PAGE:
Mayland on signalling lampIn 1905 Midshipman Eric E.C. Tufnell painted "Nelson's Famous Hoist at Trafalgar" in his Midshipman's Log but at the Battle of Jutland signal flags had been obscured by smoke from the funnels of the battleships. "Bunting tossers" (Visual Signalmen) increasingly communicated with other ships in company with flashing lights (in morse but plain language, not coded). There were 20 inch and 10 inch signalling lamps and smaller hand held Aldis lamps. In clear weather the 20 inch lamp could be read quite easily at 10 miles distance but lamps could only be used in daylight. After dark they would have been a security risk. Oscar Maylands is the man using the large lamp in the photograph. Flags were still used for passing signals at close range but their use diminished as Radio Telegraphy (for voice transmission) became more popular, particularly amongst the huge fleet operating in the Pacific. The same equipment was used for receiving and transmitting, unlike W/T.

We had eleven telegraphists and two coders on HMS Undaunted and I think that was fairly typical for destroyers. On our Mess we had telegraphists, visual signalmen and coders but no RDF operators (they were classed as seamen). Hammocks were slung over the mess table but only after a certain time in the evening. The long seat on which we sat at the table had a top which could be lifted up and covered our lockers. The seat was topped with a cushion and some ratings slept on this instead of slinging their hammocks. One of the most popular places was on the table itself where the person would lay his hammock.

Two telegraphists would be on watch together in the W/T Office and there were, of course, four watches. I was interested to see the photo taken in the W/T Office on Venomous and it looks as if it was even more cramped than ours. I did not recognise any of the wireless sets. I guess they had all been superceeded by my time.

Mess Deck on HMS VenomousEric Pountney in the Wireless Office

Left: the Mess Deck where telegraphists and coders spent their time between watches relaxing, eating and sleeping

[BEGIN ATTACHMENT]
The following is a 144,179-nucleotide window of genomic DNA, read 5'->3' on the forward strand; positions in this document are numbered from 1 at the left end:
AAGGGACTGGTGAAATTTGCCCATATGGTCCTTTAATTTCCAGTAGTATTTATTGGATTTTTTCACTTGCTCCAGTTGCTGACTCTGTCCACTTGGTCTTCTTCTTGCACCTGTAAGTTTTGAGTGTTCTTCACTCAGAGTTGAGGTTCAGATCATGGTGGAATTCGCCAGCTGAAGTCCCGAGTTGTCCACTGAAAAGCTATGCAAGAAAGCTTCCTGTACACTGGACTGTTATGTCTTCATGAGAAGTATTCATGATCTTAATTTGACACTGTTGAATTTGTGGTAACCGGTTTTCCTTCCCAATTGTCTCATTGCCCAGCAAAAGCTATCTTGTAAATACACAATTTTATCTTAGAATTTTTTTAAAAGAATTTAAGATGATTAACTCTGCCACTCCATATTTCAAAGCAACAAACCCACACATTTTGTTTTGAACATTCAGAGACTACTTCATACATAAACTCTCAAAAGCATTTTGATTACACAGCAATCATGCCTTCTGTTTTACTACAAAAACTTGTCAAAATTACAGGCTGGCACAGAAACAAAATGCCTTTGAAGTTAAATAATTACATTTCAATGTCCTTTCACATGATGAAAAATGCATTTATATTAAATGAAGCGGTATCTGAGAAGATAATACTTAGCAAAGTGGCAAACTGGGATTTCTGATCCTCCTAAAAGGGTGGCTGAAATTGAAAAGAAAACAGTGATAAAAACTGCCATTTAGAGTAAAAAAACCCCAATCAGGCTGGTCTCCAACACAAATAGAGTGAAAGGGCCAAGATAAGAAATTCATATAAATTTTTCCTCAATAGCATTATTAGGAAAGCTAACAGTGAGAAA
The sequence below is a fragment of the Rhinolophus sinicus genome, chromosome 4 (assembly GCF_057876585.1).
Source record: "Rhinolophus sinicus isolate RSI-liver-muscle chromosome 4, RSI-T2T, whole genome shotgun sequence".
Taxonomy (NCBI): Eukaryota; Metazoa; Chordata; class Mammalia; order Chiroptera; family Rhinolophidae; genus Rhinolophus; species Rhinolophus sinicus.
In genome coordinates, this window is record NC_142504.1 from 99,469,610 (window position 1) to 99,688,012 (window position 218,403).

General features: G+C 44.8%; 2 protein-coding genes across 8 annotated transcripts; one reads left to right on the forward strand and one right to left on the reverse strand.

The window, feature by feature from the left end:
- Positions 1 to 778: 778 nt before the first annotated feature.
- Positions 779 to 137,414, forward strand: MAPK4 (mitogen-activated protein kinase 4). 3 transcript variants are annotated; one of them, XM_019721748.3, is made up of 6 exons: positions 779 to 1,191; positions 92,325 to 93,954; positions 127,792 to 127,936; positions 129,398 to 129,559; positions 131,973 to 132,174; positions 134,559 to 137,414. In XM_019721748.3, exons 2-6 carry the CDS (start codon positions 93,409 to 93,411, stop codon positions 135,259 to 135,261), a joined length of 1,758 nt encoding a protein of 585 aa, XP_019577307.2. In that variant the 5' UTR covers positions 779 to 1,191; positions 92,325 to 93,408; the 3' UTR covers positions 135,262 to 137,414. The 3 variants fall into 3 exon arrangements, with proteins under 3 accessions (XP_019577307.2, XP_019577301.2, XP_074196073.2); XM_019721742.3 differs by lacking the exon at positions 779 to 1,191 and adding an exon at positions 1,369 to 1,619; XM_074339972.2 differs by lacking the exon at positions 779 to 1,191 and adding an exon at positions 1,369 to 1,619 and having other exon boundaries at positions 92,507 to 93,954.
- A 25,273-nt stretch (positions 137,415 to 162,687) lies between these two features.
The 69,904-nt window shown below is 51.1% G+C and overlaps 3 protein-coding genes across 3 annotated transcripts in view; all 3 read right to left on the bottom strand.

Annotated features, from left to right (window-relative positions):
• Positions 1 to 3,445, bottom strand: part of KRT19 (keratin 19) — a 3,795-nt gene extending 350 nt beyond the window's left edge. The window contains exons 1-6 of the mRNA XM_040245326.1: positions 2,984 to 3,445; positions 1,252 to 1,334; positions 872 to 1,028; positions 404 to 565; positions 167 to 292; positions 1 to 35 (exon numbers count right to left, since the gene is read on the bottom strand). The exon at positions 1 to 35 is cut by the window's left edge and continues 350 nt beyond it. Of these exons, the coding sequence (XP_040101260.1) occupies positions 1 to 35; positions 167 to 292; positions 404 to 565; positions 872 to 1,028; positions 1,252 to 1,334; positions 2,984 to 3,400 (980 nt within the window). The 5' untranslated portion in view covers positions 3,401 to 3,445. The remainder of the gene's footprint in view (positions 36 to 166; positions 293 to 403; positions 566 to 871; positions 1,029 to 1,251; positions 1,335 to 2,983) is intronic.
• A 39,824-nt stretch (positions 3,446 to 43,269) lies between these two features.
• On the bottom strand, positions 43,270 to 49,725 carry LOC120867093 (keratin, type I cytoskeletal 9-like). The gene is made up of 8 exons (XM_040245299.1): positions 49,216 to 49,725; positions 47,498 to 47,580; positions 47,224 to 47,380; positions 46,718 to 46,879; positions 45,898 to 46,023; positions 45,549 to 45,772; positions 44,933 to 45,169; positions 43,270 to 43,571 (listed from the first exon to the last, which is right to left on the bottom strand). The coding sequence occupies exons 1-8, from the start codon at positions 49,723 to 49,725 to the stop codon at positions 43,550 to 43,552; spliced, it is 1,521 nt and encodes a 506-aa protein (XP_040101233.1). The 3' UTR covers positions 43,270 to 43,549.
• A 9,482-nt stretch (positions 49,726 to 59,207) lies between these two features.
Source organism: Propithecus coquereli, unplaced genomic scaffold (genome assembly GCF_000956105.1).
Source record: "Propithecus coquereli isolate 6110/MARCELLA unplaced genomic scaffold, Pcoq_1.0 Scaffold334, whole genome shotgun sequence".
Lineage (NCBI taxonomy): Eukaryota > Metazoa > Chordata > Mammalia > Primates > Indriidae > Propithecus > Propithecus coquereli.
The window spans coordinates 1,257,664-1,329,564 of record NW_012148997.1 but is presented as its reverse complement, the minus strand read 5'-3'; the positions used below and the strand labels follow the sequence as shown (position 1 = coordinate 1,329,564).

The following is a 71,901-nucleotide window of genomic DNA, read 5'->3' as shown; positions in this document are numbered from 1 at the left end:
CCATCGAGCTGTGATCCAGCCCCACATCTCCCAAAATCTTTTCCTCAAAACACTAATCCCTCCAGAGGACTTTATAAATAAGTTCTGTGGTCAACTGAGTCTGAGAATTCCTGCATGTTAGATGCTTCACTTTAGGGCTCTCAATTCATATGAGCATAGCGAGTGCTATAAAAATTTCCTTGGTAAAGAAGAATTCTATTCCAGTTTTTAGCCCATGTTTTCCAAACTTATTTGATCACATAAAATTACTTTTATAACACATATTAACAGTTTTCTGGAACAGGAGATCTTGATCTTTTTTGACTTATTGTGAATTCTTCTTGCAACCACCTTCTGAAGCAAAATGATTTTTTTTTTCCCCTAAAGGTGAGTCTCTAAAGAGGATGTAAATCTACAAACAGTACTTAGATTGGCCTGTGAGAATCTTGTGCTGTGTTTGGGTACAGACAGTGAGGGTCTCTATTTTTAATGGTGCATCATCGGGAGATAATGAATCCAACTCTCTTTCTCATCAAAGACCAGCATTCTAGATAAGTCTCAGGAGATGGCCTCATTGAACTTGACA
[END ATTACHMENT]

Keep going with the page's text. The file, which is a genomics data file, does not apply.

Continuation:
Right: Eric Pountney in the Wireless Telegraphy Office on HMS Venomous
Courtesy of Erica Pountney and Angela Bowley, the daughters of Eric Pountney, the photographer

HMS Venomous was an elderly V&W Class destroyer built in 1919 and HMS Undaunted was a modern newly built U Class destroyer. The equipment we used was more advanced than that installed in HMS Venomous when Eric Pountney  (photographed below) joined it in August 1939. Bill Legg, Curator of the Royal Navy Museum of Radar and Communication describes the equipment used on Venomous at the bottom of this page.

Procedures may also have changed between1939 when Eric Pountney joined Venomous and 1944 when I joined Undaunted. I think the signals he kept are copies, not originals, as they differ from the standard  practice for recording the Time of Origin (TOO) in 1944. The time which we put on a signal comprised the first two figures for the date and the next four figures for the time (the month was not recorded) and then a letter which represented the time zone.


Wireless Telegraphist

By the time I joined Undaunted there was one transmitting station (Whitehall) for the whole of the Home and Atlantic Fleets, one for the Mediterranean Fleet, and a very few others but surprisingly only one (Hawaii - Pearl Harbour) for the entire Pacific.

The Americans made their routine signals by machine which transmitted at about 30 words per minute and when reading these it was totally impossible to write quickly enough. All American telegraphists (Radiomen) were trained to type so that when receiving speeds at this rate they could type instead of writing. When the British Pacific Fleet (BPF) was formed and we arrived in the Pacific, all our telegraphists had to be trained in typing. The Royal Navy was embarrassed that it could neither send of receive Morse Code at the speed of the USN, which, months later, after VJ day in August 1945, led to a complete rethink on training RN Telegraphists.

Towards the end of the war Radio Telephone (R/T) came to be used between ships in company and uncoded voice messages were transmitted. This was a tremendous advantage to the fleet in company. It also relieved the Signalmen of a lot of work much to the disgust of the telegraphists! There were many ancillary matters covered by telegraphists such as the technical aspects of the equipment, batteries etc.

A few telegraphists were trained as High Frequency/Direction Finders (HF/DF, known as "huff-duff") to determine the position of German U-boats and commerce raiders, but they only had to carry out these duties at specific times. At other times they had the normal duties of "sparkers" which
lightened the load on the mainstream telegraphists and we could switch to four watches instead of three.

I would like to finish by telling you a personal story. I was on watch in the W/T office during the middle of the night. Things were fairly quiet and I had turned the volume on my receiver to its highest level and then hung my headphones around my neck. Of course I fell asleep. Asleep on watch - was there a worse crime? Who should come into the office but our Signals Officer. Did he put me on a serious charge? No. He put his hand on my shoulder, I awoke and he said, 'Burns, one day someone will catch you asleep on watch.' Then without another word he walked out and the event was never mentioned again. I made sure it never reoccured and the officer's behaviour was a lesson to me in humanity which I was able to use in my own career, with my own staff. I told him this after the war."

Radio Telegraphy equipment on HMS Venomous